An alpha/beta value of about 3 Gy for late normal tissue modify in the breast is imitative from the approximate equivalence of 41.6 Gy in 13 fractions and 50 Gy in 25 fractions over 5 weeks, in line with trial predictions Yarnold et al. 8 Breast cancer tissue is almost certainly sensitive to fraction size as dose-limiting healthy tissues. If this finding is confirmed, radiotherapy schedule can be significantly simplified by the delivery of fewer, larger fractions without negotiation effectiveness or safety, and possibly Owen et al. 9
In this study, patients with histopathologically established Breast cancer were selected from the out-patient department of J. K. Cancer Institute Kanpur and were placed randomly into two different arms. Arm A specified with “40 Gy in 15 fractions over 3weeks” and Arm B specified with “50 Gy in 25 fractions over 5 weeks”. The study aimed to compare the loco-regional response in two arms for 4 weeks after completion of radiation therapy and at the end of six months of follow up and to compare acute and chronic toxicities in the two arms.
SUBJECT AND METHODS:
Patients: The case material for the study will be selected from the cross-section of patients registered at the ‘J. K. Cancer Institute’ and other associated hospitals of ‘G.S.V.M. Medical College, Kanpur, India’. Histological proven infiltrating duct carcinoma of the breast with biopsy will be registered and will be randomized into two arms.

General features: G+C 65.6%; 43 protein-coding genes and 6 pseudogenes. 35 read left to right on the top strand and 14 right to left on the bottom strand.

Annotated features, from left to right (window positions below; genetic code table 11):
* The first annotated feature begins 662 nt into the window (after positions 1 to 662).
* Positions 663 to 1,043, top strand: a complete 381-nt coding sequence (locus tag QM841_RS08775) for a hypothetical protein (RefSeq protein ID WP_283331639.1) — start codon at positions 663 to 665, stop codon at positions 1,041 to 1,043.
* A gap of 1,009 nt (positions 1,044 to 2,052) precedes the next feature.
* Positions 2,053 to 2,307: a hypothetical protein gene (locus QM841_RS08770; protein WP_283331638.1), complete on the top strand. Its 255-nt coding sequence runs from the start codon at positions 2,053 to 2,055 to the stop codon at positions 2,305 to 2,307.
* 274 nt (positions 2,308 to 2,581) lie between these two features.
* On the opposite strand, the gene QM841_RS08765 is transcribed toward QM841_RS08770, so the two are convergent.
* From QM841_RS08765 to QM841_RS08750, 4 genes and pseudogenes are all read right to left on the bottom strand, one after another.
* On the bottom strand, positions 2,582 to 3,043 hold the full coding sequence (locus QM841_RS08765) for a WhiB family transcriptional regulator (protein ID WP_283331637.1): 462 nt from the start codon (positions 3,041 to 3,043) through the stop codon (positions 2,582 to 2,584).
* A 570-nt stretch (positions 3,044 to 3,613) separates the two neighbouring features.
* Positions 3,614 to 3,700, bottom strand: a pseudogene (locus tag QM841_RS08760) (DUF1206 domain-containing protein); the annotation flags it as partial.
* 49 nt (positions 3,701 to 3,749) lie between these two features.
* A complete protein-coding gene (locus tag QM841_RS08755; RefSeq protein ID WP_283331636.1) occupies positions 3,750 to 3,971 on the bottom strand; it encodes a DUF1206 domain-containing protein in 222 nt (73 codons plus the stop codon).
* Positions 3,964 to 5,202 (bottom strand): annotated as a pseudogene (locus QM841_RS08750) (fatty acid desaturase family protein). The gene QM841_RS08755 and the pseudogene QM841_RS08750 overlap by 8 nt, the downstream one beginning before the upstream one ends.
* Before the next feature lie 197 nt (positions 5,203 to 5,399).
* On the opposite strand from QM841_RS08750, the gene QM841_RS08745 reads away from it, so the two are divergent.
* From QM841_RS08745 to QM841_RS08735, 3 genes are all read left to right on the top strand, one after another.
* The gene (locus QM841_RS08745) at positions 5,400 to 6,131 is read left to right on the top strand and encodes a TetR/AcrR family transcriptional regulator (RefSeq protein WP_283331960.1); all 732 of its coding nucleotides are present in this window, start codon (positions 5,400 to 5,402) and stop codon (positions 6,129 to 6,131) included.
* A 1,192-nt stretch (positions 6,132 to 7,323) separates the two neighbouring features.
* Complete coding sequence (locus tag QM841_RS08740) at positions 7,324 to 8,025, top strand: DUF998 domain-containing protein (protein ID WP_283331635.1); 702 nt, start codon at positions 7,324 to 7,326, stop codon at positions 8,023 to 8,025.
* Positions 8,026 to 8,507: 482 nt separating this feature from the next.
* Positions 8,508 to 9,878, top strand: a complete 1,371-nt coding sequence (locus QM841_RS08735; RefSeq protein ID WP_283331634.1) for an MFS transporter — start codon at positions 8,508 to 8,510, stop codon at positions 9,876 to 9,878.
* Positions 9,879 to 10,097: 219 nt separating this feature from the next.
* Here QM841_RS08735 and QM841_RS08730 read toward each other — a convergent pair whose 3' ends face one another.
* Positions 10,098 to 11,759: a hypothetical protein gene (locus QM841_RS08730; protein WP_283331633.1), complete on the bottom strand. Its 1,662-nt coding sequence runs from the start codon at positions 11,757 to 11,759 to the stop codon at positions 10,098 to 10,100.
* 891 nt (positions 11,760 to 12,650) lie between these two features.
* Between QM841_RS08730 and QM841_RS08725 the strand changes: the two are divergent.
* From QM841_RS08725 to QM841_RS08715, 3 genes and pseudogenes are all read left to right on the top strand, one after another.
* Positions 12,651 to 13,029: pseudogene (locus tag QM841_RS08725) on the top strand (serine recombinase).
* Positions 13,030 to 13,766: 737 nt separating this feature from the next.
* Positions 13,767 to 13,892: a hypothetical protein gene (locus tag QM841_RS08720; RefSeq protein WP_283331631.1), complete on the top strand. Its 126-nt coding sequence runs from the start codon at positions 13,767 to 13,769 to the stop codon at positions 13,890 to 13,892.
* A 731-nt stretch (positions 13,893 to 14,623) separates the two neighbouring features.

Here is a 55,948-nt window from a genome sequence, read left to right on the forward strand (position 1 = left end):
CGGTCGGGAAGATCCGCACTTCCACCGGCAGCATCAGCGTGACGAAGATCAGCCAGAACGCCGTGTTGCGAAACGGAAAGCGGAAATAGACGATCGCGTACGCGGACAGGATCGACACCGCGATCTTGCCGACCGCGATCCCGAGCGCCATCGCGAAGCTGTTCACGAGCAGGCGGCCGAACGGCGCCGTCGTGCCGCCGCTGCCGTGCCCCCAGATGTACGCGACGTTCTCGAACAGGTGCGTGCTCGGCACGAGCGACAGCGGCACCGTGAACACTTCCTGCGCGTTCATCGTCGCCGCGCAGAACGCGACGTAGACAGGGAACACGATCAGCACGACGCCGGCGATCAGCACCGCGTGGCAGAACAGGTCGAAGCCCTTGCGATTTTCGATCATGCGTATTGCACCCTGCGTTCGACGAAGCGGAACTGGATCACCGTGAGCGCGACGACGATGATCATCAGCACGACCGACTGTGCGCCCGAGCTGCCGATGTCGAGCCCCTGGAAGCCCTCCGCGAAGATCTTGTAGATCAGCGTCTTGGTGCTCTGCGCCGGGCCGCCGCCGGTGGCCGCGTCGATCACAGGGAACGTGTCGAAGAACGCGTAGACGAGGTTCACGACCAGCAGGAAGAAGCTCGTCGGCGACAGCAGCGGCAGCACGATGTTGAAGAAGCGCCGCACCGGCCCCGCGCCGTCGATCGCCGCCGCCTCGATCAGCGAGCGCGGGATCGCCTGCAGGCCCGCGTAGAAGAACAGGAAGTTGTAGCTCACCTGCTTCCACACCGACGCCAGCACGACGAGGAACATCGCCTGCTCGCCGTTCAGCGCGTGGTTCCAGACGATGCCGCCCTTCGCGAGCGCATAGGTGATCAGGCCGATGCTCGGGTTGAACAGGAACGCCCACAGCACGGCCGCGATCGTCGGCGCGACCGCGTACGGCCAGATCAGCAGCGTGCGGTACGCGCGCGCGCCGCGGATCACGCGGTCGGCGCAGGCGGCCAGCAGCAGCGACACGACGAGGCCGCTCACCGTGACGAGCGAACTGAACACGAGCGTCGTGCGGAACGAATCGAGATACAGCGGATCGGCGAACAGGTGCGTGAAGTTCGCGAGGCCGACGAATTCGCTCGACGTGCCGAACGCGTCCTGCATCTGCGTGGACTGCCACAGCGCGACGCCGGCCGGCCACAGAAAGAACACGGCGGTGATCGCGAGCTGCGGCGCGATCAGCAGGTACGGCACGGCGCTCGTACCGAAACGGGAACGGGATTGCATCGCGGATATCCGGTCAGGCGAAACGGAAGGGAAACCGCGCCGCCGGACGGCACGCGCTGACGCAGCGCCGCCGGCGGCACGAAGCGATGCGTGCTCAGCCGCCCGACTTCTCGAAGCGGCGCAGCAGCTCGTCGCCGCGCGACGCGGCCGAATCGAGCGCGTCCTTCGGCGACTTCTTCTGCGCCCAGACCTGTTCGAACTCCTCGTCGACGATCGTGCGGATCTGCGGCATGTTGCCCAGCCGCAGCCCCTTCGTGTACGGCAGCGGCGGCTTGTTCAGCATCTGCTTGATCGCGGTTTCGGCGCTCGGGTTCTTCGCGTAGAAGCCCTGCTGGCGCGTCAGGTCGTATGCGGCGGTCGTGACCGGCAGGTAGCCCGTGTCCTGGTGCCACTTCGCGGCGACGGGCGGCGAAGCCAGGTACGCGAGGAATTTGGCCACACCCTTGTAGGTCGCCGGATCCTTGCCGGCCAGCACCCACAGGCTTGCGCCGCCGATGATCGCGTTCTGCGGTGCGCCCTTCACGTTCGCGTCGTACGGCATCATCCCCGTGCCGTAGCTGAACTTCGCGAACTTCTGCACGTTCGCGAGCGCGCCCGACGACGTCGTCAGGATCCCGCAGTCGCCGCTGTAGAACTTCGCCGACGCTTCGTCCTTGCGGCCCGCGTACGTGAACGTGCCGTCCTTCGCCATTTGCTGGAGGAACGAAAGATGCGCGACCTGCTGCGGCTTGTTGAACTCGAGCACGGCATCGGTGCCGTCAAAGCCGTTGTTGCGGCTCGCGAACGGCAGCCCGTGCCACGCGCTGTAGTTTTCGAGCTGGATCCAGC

Procedures: Patients were randomized to 50 Gy in 25 fractions over 5 weeks or to 40 Gy in 15 fractions over 3 weeks. Randomization was arranged via lottery system by opting chit from a box of multiple chits. Randomization was blinded. Use of adjuvant systemic treatment was recorded, with a requirement of at least a 2 week gap between exposure to chemotherapy and radiotherapy. The treatment was delivered in a supine position. The planning target volume was defined as the whole breast wall with a margin of 1 cm to an inframammary line where regional radiotherapy was indicated, the planning target volume was supraclavicular nodes with an axillary chain with a margin of 1 cm. Most of the patients were treated with cobalt 60, and a few were treated with a 6MV linear accelerator. Planning protocols were specified at the time of notification of participation in the study and had to conform to the minimum quality criteria described in the protocol The START Trialists’ Group 10. Doses were prescribed the two international reference points.